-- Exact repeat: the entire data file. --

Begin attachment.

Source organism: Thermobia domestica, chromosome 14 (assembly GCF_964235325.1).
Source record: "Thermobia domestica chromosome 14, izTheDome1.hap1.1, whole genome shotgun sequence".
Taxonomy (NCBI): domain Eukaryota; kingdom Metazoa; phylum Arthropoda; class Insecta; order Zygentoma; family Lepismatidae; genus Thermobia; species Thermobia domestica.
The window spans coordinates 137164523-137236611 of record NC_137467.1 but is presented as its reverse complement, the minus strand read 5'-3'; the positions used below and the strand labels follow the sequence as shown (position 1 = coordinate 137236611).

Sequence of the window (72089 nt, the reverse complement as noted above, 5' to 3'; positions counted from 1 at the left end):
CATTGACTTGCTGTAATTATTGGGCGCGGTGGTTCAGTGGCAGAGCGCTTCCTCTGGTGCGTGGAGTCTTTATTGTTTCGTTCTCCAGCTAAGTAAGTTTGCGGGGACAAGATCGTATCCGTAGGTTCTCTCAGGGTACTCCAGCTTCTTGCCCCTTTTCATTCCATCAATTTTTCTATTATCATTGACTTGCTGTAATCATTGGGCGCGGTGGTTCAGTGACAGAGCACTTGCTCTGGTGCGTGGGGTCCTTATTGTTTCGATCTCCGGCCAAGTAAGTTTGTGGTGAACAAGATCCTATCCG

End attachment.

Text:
Source organism: Thermobia domestica, chromosome 14 (assembly GCF_964235325.1).
Source record: "Thermobia domestica chromosome 14, izTheDome1.hap1.1, whole genome shotgun sequence".
Taxonomy (NCBI): domain Eukaryota; kingdom Metazoa; phylum Arthropoda; class Insecta; order Zygentoma; family Lepismatidae; genus Thermobia; species Thermobia domestica.
The window spans coordinates 137164523-137236611 of record NC_137467.1 but is presented as its reverse complement, the minus strand read 5'-3'; the positions used below and the strand labels follow the sequence as shown (position 1 = coordinate 137236611).

Sequence of the window (72089 nt, the reverse complement as noted above, 5' to 3'; positions counted from 1 at the left end):
CATTGACTTGCTGTAATTATTGGGCGCGGTGGTTCAGTGGCAGAGCGCTTCCTCTGGTGCGTGGAGTCTTTATTGTTTCGTTCTCCAGCTAAGTAAGTTTGCGGGGACAAGATCGTATCCGTAGGTTCTCTCAGGGTACTCCAGCTTCTTGCCCCTTTTCATTCCATCAATTTTTCTATTATCATTGACTTGCTGTAATCATTGGGCGCGGTGGTTCAGTGACAGAGCACTTGCTCTGGTGCGTGGGGTCCTTATTGTTTCGATCTCCGGCCAAGTAAGTTTGTGGTGAACAAGATCCTATCCG